Publicly Traded vs. Non-Traded REITs for Accessibility and Liquidity: 7 Key Differences

The real estate landscape presents a rich variety of investment options, notably REITs. Both publicly traded and non-traded REITs offer unique advantages and challenges, particularly when it comes to accessibility and liquidity.

In this article, we delve into the seven key differences between publicly traded and non-traded REITs, focusing especially on the aspects of accessibility and liquidity.

Understanding the basics of publicly traded REITs

Publicly traded REITs, or Real Estate Investment Trusts, are companies that own and manage income-producing real estate assets. These assets can include properties such as office buildings, shopping centers, apartments, and hotels. One key feature of publicly traded REITs is that they are traded on major stock exchanges, allowing investors to buy and sell shares of the REIT like any other stock.

By investing in publicly traded REITs, individuals can gain exposure to the real estate market and potentially earn income through dividends paid by the REIT. Publicly traded REITs are required to distribute a significant portion of their taxable income to shareholders, which can be appealing for investors seeking regular income.

Key features of non-traded REITs

  • Limited liquidity: Unlike publicly traded REITs, non-traded REITs do not trade on a public stock exchange. This limited liquidity means that it can be more challenging for investors to buy or sell shares of a non-traded REIT.
  • Longer holding periods: Non-traded REITs typically have longer holding periods compared to publicly traded REITs. Investors may need to hold their shares for several years before they have the opportunity to redeem or sell them.
  • Lower transparency: Non-traded REITs may have lower levels of transparency compared to publicly traded REITs. Information about the non-traded REIT’s performance, portfolio, and financials may be less readily available to investors.
  • Higher fees and expenses: Non-traded REITs often come with higher fees and expenses, such as sales commissions, management fees, and administrative costs. These fees can impact the overall returns for investors.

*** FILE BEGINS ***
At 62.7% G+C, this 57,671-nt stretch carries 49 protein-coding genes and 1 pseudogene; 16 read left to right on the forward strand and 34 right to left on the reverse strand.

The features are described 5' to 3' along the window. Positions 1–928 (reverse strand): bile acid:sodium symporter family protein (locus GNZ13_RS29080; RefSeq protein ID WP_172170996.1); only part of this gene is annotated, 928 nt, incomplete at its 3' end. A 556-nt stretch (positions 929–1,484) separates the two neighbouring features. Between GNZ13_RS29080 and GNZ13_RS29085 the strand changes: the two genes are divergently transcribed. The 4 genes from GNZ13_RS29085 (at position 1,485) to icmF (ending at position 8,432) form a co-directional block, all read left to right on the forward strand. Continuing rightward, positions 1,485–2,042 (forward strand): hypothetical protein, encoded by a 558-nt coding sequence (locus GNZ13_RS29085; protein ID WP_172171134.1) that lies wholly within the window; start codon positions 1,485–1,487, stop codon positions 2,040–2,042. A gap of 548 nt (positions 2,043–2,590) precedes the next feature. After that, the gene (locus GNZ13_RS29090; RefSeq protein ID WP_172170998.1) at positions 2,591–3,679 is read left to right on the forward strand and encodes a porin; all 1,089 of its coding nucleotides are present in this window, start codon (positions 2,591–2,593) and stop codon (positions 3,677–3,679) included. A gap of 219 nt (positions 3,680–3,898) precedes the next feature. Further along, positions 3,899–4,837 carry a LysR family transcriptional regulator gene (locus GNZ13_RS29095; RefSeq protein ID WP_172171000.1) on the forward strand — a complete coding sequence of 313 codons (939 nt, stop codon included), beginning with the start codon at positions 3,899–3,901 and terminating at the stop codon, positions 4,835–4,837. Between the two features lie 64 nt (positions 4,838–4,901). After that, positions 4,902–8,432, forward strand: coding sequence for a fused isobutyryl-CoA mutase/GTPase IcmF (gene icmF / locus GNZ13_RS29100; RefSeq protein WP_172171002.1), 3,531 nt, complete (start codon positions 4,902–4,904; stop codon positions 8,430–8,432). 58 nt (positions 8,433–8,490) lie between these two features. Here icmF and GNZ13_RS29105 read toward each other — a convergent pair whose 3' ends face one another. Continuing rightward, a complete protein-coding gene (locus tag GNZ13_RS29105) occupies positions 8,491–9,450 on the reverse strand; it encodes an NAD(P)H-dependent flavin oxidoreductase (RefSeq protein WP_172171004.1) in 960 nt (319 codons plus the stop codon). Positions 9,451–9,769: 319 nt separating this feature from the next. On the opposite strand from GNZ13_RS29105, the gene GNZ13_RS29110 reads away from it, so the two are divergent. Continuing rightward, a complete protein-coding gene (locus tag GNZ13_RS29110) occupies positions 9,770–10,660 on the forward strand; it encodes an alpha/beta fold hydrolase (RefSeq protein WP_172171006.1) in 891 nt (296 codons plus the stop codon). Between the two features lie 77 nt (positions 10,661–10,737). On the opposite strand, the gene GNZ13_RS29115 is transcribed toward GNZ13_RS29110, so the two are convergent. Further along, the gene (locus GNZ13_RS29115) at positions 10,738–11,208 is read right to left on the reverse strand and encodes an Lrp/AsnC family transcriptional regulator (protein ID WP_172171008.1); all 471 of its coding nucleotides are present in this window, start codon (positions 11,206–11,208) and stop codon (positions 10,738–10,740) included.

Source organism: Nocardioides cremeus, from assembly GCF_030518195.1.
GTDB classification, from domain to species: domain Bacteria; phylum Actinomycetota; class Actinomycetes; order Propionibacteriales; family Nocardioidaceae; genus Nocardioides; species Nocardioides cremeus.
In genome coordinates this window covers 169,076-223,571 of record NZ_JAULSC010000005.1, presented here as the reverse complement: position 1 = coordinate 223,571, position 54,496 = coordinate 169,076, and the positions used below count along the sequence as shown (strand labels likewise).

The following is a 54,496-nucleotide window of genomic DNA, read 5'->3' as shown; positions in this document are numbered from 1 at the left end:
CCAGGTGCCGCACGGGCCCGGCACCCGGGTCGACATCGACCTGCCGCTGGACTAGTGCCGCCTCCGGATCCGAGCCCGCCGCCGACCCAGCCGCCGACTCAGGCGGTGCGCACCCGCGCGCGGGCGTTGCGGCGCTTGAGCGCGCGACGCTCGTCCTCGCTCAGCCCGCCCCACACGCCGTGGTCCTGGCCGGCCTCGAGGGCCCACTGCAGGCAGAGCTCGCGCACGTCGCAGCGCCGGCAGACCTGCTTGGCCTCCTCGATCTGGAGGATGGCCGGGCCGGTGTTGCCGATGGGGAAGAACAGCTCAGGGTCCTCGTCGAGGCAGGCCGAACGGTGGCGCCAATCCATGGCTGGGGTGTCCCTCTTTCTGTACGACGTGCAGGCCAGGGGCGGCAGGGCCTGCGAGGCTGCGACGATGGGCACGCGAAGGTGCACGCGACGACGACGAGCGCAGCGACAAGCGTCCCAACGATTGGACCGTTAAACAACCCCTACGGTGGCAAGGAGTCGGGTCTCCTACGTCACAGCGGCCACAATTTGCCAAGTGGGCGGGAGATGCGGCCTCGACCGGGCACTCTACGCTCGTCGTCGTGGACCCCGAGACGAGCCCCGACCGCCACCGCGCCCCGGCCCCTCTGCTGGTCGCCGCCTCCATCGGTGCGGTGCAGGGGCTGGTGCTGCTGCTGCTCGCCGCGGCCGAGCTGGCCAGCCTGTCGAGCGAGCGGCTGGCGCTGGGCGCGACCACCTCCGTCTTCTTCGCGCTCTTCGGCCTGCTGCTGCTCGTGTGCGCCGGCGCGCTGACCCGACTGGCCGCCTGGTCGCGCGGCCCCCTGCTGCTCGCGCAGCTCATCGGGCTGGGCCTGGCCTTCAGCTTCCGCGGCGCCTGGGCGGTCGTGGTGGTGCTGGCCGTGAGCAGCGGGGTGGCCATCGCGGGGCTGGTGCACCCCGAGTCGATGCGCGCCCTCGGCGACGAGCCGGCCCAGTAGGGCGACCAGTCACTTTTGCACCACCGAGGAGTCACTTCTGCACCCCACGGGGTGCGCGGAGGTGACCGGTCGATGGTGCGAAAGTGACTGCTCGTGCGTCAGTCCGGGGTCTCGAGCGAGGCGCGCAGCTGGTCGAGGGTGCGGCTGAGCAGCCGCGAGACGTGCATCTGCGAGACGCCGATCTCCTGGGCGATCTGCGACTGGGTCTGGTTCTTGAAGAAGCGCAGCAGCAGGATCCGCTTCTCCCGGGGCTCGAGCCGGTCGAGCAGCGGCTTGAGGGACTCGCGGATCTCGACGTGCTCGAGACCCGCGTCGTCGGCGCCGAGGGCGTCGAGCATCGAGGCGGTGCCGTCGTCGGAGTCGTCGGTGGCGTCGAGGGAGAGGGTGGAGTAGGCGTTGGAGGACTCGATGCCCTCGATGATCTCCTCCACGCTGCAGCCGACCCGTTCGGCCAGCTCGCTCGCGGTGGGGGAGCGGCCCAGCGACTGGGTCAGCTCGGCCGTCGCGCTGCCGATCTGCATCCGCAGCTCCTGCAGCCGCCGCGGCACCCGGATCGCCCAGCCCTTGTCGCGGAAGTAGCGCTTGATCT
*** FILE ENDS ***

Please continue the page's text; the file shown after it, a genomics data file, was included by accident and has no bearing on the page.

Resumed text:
• Distribution variability: The distributions paid by non-traded REITs may vary over time and are not guaranteed. Investors should be aware that income generated by the REIT may fluctuate and may not be consistent.
  • Valuation challenges: Determining the value of shares in a non-traded REIT can be challenging due to the lack of a market price. This can make it difficult for investors to assess the true worth of their investment until a liquidity event occurs.
  • Regulatory oversight: Non-traded REITs are subject to regulatory oversight, but the level of oversight can vary. Investors should understand the regulatory framework governing the specific non-traded REIT they are considering investing in.

7 key differences between publicly traded and non-traded REITs in terms of accessibility and liquidity

1. Limited availability of non-traded REITs

Non-traded REITs are generally not as readily available to individual investors compared to publicly traded REITs. They are typically offered through private placements and may have specific criteria for eligibility, such as minimum investment amounts or accreditation requirements. To access non-traded REITs, investors may need to work with a financial advisor or broker-dealer who has access to these offerings.

If you are interested in investing in non-traded REITs, consider consulting with a financial professional who specializes in real estate investments. They can guide you through the process and help you identify suitable opportunities.

2. Limited liquidity of non-traded REITs

Unlike publicly traded REITs that can be bought and sold on stock exchanges throughout the trading day, non-traded REITs have limited liquidity. Typically, there is no established market for non-traded REIT shares, making it more challenging to sell or redeem them. Investors should be prepared to hold their investment for an extended period, often several years, until a liquidity event occurs.

Before investing in a non-traded REIT, carefully consider your investment horizon and liquidity needs. Make sure you are comfortable with potentially having limited access to your investment for an extended period.

3. Potential lock-up periods for non-traded REITs

Non-traded REITs may have lock-up periods during which investors are unable to redeem or sell their shares. These lock-up periods can range from a few years to a decade or more, depending on the specific non-traded REIT. Investors should carefully review the offering documents and understand the terms and conditions regarding lock-up periods before making an investment.

When considering a non-traded REIT, thoroughly review the prospectus or offering memorandum to understand the lock-up period and any potential restrictions on redeeming or selling your shares.

4. Valuation challenges for non-traded REITs

Determining the value of shares in a non-traded REIT can be complex due to the absence of a readily available market price. Unlike publicly traded REITs, which have market-driven pricing, non-traded REITs rely on periodic valuations conducted by independent third-party appraisers. These valuations may not reflect the true market value of the underlying assets held by the REIT.

Recognize that the lack of a market price for non-traded REIT shares introduces uncertainty when it comes to valuing your investment. Consider diversifying your portfolio with other types of investments that have more transparent pricing mechanisms.

5. Potentiallyly higher fees and expenses for non-traded REITs

Investing in non-traded REITs often involves higher fees and expenses compared to publicly traded REITs. These fees can include upfront sales commissions, ongoing management fees, acquisition fees, and administrative costs. It’s essential for investors to carefully review the fee structure and understand how these costs can impact their overall returns.